technology-enhanced, snooker of the future where the world stage is dominated
by gambling, drugs and massive audiences. 
Cubeball is a
futuristic science fiction novel (90,000 words) that follows the life of Mickey
Allen and his struggle to compete in the world’s most popular sport. Mickey,
a cubeball player with a natural and unique talent, is a one-time
national champion – the youngest ever. Disillusioned by an industry dominated
by illegal business dealings and technological enhancements, Mickey spends ten
years in refuge on Mars until his drug-fuelled life reaches a point of homeless
destitution.
Without
means of subsistence, Mickey looks to his estranged sister Riley, a success in
her own right in the cubeball industry, to bail him out and fund his
return to Earth. Their shared past holds betrayals that drove Mickey to leave
the industry. After some caveats to lift him out of his destructive drug haze,
he forms an unlikely union with business-savvy Riley as his comtech, and Ludwig
as his strategist – a savant with an uncanny gift for seeing the perfection of
Mickey’s game, inspired by his ability to recall the music of Beethoven.
Together,
Mickey’s new team seeks to compete on the world stage, a global industry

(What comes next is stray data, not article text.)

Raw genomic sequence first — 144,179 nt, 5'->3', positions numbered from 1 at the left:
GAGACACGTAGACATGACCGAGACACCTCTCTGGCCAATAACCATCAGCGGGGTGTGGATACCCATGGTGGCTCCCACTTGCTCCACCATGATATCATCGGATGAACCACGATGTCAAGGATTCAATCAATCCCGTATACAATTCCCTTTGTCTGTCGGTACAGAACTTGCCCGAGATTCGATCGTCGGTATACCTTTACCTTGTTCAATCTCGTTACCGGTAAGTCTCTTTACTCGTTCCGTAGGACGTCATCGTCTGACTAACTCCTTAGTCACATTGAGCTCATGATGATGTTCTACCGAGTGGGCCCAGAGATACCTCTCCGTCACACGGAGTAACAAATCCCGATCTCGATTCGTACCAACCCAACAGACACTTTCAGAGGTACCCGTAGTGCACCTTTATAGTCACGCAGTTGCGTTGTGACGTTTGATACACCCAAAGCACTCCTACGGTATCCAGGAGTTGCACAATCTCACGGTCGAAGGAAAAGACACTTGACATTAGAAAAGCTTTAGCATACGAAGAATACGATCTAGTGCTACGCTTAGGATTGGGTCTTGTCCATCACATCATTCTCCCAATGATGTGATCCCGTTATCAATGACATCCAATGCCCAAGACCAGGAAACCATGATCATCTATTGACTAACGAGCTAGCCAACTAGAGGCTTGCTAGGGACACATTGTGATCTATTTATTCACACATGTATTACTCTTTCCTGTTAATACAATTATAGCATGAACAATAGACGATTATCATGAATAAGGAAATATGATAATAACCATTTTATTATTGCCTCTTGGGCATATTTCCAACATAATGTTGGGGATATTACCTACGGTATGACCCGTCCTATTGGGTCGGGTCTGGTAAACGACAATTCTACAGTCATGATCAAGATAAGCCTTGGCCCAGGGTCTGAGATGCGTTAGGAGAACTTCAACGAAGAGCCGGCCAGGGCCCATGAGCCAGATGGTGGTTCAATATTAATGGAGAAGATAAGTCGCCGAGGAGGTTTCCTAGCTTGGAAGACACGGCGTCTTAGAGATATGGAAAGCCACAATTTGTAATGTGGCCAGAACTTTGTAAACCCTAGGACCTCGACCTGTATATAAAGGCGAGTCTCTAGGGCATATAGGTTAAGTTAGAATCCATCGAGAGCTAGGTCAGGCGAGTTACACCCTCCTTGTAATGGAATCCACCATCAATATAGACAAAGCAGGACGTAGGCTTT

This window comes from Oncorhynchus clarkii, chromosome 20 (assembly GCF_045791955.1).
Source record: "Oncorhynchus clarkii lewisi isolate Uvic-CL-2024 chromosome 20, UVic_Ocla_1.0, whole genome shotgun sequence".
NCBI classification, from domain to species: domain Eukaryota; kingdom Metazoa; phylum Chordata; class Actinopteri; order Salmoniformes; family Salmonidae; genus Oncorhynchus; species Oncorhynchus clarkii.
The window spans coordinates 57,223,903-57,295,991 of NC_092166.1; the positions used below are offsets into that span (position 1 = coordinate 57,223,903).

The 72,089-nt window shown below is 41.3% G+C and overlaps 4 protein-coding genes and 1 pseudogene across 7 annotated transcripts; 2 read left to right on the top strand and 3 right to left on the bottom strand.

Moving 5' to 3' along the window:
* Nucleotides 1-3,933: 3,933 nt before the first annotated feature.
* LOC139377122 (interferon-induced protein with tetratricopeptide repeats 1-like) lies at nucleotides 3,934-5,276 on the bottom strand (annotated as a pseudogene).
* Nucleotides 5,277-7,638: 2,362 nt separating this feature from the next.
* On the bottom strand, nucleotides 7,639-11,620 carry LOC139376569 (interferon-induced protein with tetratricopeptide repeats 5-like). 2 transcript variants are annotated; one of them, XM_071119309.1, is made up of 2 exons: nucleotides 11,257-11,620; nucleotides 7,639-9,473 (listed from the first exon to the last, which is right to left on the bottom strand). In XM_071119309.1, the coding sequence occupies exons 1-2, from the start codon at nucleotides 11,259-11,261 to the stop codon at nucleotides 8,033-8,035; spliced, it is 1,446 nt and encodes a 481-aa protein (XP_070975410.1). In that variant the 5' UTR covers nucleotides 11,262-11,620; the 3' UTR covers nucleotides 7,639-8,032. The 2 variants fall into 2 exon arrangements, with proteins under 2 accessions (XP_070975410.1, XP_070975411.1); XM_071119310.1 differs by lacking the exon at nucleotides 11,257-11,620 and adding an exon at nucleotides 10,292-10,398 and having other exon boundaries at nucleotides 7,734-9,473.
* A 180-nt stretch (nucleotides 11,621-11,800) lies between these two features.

dominated by Mickey’s nemesis – his unscrupulous former manager, Johnnie
Draxma. Johnnie is the shadow that dominates Mickey’s origins in the game and
the betrayal that fuels his destructive habits. Amongst high stakes and an
audience of millions, Mickey must battle his own demons and those of his past,
as he learns about truth, trust and friendship.

Excerpt from Cubeball:
At that moment Mickey knew he had to play his way and make a
shot that would not be forgotten. He called “power-play.”
He imagined the perfect shot in his mind’s eye as he circled
the table twice, deliberating his fateful shot. The balls loomed large, but
strangely different. The table appeared more circular than a cube as he lowered
his chin to his carbon steel cue. The whole shot played in his mind as he drew
back the cue to strike the cue-ball with a force that engulfed the whole
stadium.
The crack of the cue-ball as it struck its target echoed
sharply its warning of an imminent tidal wave of spin and curve that would capture
the imagination of every fan in the stadium, or at home in front of their
cubebit. In one game changing savage strike, the red ball fell into the pocket
as the cue-ball savagely spun into the red triangle, spreading the reds in all
directions from the centrifugal force of the cue-ball. Mickey slotted twelve
red and black combinations in four minutes, gaining an unassailable lead. He
followed that with a perfect defensive stroke, leaving the cue-ball safely
jammed behind yellow. Flaveau conceded the game and the match, shell-shocked by
the unique high-spin attack Mickey had unleashed. The break was soon nicknamed
‘the pulsar’ and it had secured Mickey the first semi-final win and a shot at
the world title.

Links:
Thanks for being here today, Michael. Happy writing.

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16 thoughts on “Interview with sci-fi author Michael Leon

  1. MICHAEL LEON says:

    A very special thank you for hosting this stop today, Lisa. And thanks too to Goddess Fish. Wishing everyone good luck in the giveaway and happy reading!